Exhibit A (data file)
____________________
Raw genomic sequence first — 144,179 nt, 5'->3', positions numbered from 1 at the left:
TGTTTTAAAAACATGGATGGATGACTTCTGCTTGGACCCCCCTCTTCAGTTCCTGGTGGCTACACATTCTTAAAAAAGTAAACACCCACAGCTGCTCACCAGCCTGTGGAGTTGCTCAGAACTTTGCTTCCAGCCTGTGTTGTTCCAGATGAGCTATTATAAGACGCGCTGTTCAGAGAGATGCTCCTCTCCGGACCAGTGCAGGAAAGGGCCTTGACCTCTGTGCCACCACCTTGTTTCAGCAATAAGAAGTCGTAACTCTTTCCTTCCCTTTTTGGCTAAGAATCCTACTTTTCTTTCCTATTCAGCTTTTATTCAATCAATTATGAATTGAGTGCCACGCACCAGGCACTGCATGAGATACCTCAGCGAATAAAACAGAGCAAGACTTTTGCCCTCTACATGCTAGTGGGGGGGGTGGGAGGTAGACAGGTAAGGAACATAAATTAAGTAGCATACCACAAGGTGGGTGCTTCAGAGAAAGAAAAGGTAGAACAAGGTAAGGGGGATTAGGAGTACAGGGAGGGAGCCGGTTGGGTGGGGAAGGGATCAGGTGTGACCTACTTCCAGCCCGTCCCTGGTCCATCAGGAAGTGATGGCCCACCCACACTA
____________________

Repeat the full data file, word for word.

Raw genomic sequence first — 144,179 nt, 5'->3', positions numbered from 1 at the left:
TGTTTTAAAAACATGGATGGATGACTTCTGCTTGGACCCCCCTCTTCAGTTCCTGGTGGCTACACATTCTTAAAAAAGTAAACACCCACAGCTGCTCACCAGCCTGTGGAGTTGCTCAGAACTTTGCTTCCAGCCTGTGTTGTTCCAGATGAGCTATTATAAGACGCGCTGTTCAGAGAGATGCTCCTCTCCGGACCAGTGCAGGAAAGGGCCTTGACCTCTGTGCCACCACCTTGTTTCAGCAATAAGAAGTCGTAACTCTTTCCTTCCCTTTTTGGCTAAGAATCCTACTTTTCTTTCCTATTCAGCTTTTATTCAATCAATTATGAATTGAGTGCCACGCACCAGGCACTGCATGAGATACCTCAGCGAATAAAACAGAGCAAGACTTTTGCCCTCTACATGCTAGTGGGGGGGGTGGGAGGTAGACAGGTAAGGAACATAAATTAAGTAGCATACCACAAGGTGGGTGCTTCAGAGAAAGAAAAGGTAGAACAAGGTAAGGGGGATTAGGAGTACAGGGAGGGAGCCGGTTGGGTGGGGAAGGGATCAGGTGTGACCTACTTCCAGCCCGTCCCTGGTCCATCAGGAAGTGATGGCCCACCCACACTA